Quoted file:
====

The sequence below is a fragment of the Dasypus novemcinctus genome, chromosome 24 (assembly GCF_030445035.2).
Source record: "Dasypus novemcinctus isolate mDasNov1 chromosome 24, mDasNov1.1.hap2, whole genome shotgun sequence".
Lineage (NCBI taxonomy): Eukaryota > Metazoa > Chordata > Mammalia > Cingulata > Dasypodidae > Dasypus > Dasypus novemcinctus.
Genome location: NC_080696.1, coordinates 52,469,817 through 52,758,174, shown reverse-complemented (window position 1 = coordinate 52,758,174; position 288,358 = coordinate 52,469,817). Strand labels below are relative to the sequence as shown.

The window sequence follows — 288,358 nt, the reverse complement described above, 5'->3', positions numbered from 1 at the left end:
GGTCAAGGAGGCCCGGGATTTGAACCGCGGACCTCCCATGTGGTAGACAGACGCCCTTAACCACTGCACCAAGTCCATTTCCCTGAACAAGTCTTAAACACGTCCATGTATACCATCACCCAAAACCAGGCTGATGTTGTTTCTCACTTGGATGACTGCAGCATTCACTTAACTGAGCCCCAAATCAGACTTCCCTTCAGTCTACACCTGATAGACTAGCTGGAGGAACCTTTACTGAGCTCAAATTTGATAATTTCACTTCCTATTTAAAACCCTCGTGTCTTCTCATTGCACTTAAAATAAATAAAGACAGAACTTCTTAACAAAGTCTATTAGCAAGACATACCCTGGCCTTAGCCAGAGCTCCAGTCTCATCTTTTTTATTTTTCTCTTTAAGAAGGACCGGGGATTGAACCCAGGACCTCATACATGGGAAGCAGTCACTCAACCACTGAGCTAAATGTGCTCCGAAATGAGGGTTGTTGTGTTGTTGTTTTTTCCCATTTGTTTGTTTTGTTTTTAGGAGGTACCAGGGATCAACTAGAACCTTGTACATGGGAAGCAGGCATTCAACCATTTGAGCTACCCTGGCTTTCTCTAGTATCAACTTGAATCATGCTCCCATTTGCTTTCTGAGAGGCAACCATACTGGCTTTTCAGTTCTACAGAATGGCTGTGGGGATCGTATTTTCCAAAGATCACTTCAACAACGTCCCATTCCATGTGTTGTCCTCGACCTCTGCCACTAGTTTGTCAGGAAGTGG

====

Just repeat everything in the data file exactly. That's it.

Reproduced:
The sequence below is a fragment of the Dasypus novemcinctus genome, chromosome 24 (assembly GCF_030445035.2).
Source record: "Dasypus novemcinctus isolate mDasNov1 chromosome 24, mDasNov1.1.hap2, whole genome shotgun sequence".
Lineage (NCBI taxonomy): Eukaryota > Metazoa > Chordata > Mammalia > Cingulata > Dasypodidae > Dasypus > Dasypus novemcinctus.
Genome location: NC_080696.1, coordinates 52,469,817 through 52,758,174, shown reverse-complemented (window position 1 = coordinate 52,758,174; position 288,358 = coordinate 52,469,817). Strand labels below are relative to the sequence as shown.

The window sequence follows — 288,358 nt, the reverse complement described above, 5'->3', positions numbered from 1 at the left end:
GGTCAAGGAGGCCCGGGATTTGAACCGCGGACCTCCCATGTGGTAGACAGACGCCCTTAACCACTGCACCAAGTCCATTTCCCTGAACAAGTCTTAAACACGTCCATGTATACCATCACCCAAAACCAGGCTGATGTTGTTTCTCACTTGGATGACTGCAGCATTCACTTAACTGAGCCCCAAATCAGACTTCCCTTCAGTCTACACCTGATAGACTAGCTGGAGGAACCTTTACTGAGCTCAAATTTGATAATTTCACTTCCTATTTAAAACCCTCGTGTCTTCTCATTGCACTTAAAATAAATAAAGACAGAACTTCTTAACAAAGTCTATTAGCAAGACATACCCTGGCCTTAGCCAGAGCTCCAGTCTCATCTTTTTTATTTTTCTCTTTAAGAAGGACCGGGGATTGAACCCAGGACCTCATACATGGGAAGCAGTCACTCAACCACTGAGCTAAATGTGCTCCGAAATGAGGGTTGTTGTGTTGTTGTTTTTTCCCATTTGTTTGTTTTGTTTTTAGGAGGTACCAGGGATCAACTAGAACCTTGTACATGGGAAGCAGGCATTCAACCATTTGAGCTACCCTGGCTTTCTCTAGTATCAACTTGAATCATGCTCCCATTTGCTTTCTGAGAGGCAACCATACTGGCTTTTCAGTTCTACAGAATGGCTGTGGGGATCGTATTTTCCAAAGATCACTTCAACAACGTCCCATTCCATGTGTTGTCCTCGACCTCTGCCACTAGTTTGTCAGGAAGTGG